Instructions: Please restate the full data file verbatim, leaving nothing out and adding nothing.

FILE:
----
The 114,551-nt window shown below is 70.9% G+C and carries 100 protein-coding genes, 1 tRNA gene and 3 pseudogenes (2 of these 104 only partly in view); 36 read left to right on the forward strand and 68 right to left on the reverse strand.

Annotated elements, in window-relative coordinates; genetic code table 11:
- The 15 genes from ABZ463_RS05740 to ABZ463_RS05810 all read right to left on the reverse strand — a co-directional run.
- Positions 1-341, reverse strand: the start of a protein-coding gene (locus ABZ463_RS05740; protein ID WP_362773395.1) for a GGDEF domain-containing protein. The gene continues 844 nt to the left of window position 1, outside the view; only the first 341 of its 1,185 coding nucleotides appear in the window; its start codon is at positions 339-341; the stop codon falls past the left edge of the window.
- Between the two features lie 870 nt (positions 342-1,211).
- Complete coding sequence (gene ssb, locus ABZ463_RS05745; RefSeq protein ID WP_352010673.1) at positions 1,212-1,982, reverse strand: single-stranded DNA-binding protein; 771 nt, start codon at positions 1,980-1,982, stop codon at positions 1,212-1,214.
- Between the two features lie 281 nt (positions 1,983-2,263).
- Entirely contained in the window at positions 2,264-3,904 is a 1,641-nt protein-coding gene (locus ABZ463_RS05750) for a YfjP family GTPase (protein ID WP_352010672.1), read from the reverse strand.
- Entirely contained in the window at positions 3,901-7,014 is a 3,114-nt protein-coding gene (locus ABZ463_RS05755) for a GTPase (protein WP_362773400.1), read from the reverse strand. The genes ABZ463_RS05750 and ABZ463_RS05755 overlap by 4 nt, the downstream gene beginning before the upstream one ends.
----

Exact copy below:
The 114,551-nt window shown below is 70.9% G+C and carries 100 protein-coding genes, 1 tRNA gene and 3 pseudogenes (2 of these 104 only partly in view); 36 read left to right on the forward strand and 68 right to left on the reverse strand.

Annotated elements, in window-relative coordinates; genetic code table 11:
- The 15 genes from ABZ463_RS05740 to ABZ463_RS05810 all read right to left on the reverse strand — a co-directional run.
- Positions 1-341, reverse strand: the start of a protein-coding gene (locus ABZ463_RS05740; protein ID WP_362773395.1) for a GGDEF domain-containing protein. The gene continues 844 nt to the left of window position 1, outside the view; only the first 341 of its 1,185 coding nucleotides appear in the window; its start codon is at positions 339-341; the stop codon falls past the left edge of the window.
- Between the two features lie 870 nt (positions 342-1,211).
- Complete coding sequence (gene ssb, locus ABZ463_RS05745; RefSeq protein ID WP_352010673.1) at positions 1,212-1,982, reverse strand: single-stranded DNA-binding protein; 771 nt, start codon at positions 1,980-1,982, stop codon at positions 1,212-1,214.
- Between the two features lie 281 nt (positions 1,983-2,263).
- Entirely contained in the window at positions 2,264-3,904 is a 1,641-nt protein-coding gene (locus ABZ463_RS05750) for a YfjP family GTPase (protein ID WP_352010672.1), read from the reverse strand.
- Entirely contained in the window at positions 3,901-7,014 is a 3,114-nt protein-coding gene (locus ABZ463_RS05755) for a GTPase (protein WP_362773400.1), read from the reverse strand. The genes ABZ463_RS05750 and ABZ463_RS05755 overlap by 4 nt, the downstream gene beginning before the upstream one ends.